JUSI QRT website:

The author would like to thank Lt Col Matthew “Bulldog” Nicholson, Andrew “Wooly” Wolcott, Don Murvin, Brendan “K-PED” Pederson, and Brock Schmalzel for their guidance and feedback during the writing of this article. 
1 Martin, Jerome V. Lt Col, USAF, “Victory from Above: Air Power Theory and the Conduct of Operations Desert Shield and Desert Storm,” Air University Press, Maxwell Air Force Base, AL, June 1994. 
2 “New Delhi could have anti-missile shield by 2014,”, August 29, 2011, http://defencenewsofindia.blogspot. com/2011/08/new-delhi-could-have-anti-missile.html#!/2011/08/new-delhicould-have-anti-missile.html, accessed October 8, 2015.

Reprinted with permission from CRUSER NEWS. All opinions expressed are those of the respective author or authors and do not represent the official policy or positions of the Naval Postgraduate School, the United States Navy, or any other government entity. The inclusion of these links does not represent an endorsement of the organization, service, or product.

Saturday, January 16, 2016

Flying Miniature Quad-Rotor Unmanned Aerial Systems over the Arctic Ocean

by Peter Guest, NPS Faculty, pguest(at)

This article describes meteorological measurements over the Arctic Ocean using a Miniature Quad-Rotor Unmanned Aerial System (MQRUAS). With support from the CRUSER program, the author and students have been testing the concept of using MQRUASs as platforms for measurements of temperature, humidity and pressure in the lower atmosphere using a radiosonde as a sensor. The author performed a series of tests at Camp Roberts that involved flying the InstantEye MQRUAS alongside a calibrated meteorological tower to test the accuracy of the measurements. These tests determined that such measurements were of sufficient accuracy and reliability to be used for scientific and operational studies of atmospheric structure near the surface.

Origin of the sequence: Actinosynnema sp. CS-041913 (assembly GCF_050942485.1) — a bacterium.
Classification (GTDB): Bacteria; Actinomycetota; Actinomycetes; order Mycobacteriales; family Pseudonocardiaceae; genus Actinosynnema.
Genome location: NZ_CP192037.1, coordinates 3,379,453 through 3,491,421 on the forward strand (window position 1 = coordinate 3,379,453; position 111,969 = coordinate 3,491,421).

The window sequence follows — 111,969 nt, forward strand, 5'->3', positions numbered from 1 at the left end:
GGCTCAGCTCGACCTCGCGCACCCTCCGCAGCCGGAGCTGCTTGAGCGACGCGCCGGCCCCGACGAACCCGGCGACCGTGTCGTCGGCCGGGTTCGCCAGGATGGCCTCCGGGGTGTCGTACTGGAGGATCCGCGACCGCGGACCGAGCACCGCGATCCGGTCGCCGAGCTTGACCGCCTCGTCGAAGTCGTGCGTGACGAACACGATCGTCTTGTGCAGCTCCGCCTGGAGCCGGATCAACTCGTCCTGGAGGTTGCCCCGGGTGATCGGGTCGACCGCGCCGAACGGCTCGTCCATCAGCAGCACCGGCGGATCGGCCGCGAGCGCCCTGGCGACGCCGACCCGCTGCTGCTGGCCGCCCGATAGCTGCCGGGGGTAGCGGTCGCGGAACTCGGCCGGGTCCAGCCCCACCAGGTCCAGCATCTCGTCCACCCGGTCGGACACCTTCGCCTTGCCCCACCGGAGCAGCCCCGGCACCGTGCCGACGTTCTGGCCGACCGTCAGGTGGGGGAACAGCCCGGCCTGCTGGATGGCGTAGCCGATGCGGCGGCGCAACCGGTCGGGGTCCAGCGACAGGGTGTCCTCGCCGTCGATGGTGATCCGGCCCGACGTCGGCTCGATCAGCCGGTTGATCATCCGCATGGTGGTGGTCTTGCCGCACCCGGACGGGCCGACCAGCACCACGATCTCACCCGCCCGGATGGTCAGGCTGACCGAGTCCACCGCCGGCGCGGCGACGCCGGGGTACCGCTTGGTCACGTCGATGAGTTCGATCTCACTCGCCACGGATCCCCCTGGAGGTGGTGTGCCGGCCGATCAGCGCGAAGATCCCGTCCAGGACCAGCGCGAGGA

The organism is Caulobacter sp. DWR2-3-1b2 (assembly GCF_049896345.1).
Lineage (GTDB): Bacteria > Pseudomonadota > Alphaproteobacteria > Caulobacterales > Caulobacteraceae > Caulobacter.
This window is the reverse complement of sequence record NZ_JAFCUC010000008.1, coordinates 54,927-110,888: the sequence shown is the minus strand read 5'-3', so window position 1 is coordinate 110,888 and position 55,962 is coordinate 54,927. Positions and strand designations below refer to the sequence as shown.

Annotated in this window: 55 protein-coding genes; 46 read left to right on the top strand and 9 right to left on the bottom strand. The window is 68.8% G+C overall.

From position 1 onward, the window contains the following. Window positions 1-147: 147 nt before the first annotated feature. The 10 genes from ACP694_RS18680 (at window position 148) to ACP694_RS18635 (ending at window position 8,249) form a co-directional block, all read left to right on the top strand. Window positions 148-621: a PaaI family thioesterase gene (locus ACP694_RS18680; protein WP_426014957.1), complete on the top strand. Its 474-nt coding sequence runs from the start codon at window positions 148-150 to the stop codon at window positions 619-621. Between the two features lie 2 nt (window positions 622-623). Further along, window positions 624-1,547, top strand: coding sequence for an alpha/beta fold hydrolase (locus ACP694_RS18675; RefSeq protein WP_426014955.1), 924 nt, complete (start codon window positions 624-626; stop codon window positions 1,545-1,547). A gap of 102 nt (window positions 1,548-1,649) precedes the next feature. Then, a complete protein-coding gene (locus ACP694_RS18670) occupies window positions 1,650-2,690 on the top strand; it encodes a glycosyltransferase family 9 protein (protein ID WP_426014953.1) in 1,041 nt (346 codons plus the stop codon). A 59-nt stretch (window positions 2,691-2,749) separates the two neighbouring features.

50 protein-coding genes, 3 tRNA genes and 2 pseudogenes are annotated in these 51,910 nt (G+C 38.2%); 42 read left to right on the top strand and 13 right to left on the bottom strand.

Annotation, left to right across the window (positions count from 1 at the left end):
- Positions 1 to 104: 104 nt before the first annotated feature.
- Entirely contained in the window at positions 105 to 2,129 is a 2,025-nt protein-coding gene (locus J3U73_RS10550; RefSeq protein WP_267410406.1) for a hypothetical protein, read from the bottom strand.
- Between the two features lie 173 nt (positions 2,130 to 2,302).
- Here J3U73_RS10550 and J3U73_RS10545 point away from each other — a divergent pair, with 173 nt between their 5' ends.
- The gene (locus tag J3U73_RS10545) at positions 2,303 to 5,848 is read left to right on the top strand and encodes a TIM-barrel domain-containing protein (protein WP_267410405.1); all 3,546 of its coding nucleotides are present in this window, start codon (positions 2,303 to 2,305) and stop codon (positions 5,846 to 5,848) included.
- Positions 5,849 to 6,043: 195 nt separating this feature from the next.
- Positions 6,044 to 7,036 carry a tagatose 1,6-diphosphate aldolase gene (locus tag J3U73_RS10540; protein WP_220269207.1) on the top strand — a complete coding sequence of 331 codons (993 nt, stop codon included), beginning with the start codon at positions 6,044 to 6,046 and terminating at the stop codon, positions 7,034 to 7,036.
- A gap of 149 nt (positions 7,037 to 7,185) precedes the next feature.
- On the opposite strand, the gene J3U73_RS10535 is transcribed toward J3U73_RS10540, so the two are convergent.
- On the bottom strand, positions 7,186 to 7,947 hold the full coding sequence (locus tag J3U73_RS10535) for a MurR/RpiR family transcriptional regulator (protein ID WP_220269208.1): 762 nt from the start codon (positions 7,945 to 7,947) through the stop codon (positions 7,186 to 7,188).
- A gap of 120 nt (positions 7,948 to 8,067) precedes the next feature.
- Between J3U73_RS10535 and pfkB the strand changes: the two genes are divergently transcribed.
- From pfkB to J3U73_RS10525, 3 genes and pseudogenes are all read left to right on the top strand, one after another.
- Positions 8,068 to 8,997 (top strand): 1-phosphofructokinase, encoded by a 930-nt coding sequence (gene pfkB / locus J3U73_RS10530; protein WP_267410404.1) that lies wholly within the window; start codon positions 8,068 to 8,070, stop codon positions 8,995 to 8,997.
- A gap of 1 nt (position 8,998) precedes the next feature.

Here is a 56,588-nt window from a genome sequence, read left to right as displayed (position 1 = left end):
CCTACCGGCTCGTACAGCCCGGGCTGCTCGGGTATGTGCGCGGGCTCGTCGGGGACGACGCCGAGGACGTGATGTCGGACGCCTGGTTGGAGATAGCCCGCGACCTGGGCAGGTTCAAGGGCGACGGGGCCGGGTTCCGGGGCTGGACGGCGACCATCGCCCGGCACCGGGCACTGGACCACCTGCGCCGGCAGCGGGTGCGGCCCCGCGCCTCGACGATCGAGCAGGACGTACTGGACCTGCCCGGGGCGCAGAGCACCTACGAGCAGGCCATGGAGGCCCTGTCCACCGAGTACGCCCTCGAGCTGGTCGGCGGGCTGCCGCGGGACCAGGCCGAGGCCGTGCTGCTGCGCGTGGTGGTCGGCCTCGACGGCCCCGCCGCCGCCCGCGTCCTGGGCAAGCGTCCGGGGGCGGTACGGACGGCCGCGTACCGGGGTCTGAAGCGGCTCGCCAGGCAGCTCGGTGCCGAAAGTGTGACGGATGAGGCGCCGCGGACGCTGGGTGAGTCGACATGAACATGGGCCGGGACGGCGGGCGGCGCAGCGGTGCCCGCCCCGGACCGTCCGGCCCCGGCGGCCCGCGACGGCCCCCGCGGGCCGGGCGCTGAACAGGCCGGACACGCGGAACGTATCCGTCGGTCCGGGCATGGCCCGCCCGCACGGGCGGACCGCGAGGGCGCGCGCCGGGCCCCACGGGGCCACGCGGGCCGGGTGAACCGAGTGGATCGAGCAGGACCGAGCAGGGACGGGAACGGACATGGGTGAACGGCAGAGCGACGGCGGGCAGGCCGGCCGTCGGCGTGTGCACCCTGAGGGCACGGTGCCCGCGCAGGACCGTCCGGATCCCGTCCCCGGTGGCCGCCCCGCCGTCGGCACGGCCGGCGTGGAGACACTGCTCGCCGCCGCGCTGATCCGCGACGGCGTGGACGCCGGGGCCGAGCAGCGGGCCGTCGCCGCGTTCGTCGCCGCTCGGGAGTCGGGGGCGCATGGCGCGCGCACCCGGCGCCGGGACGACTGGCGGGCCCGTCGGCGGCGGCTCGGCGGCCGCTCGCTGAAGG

Figure 1: InstantEye taking off from the fantail of the R/V Sikuliaq
An Office of Naval Research directed research initiative entitled “Sea State and Boundary Layers in the Emerging Arctic Ocean” (abbreviated as “Sea State”) provided the first opportunity for the author to use the MQRUAS to address scientific (rather than just feasibility) issues. The overall goal of the Sea State project was to understand the physics of the interaction between the atmosphere, the ocean and sea ice in the Arctic Ocean. Before about 10 years ago, the Arctic had been mostly ice-covered all year and therefore few surface waves were present. But recently, ice cover has dramatically decreased and as a result waves now exist where they did not previously and this is having significant effects on various physical processes such as ice formation, ocean mixing and shore erosion in the Arctic Ocean. The primary platform for this project was the R/V Sikuliaq, a newly-commissioned icebreaker operated by the University of Alaska, Fairbanks. The specific goals of the author in the Sea State project during the 1 October to 10 November 10, 2015 cruise was to quantify the role of the atmosphere in generating waves, creating and destroying ice and transferring heat, moisture and momentum to the surface. This was accomplished, in collaboration with other meteorologists, with a suite of measurements which included the MQRUAS/radiosonde system.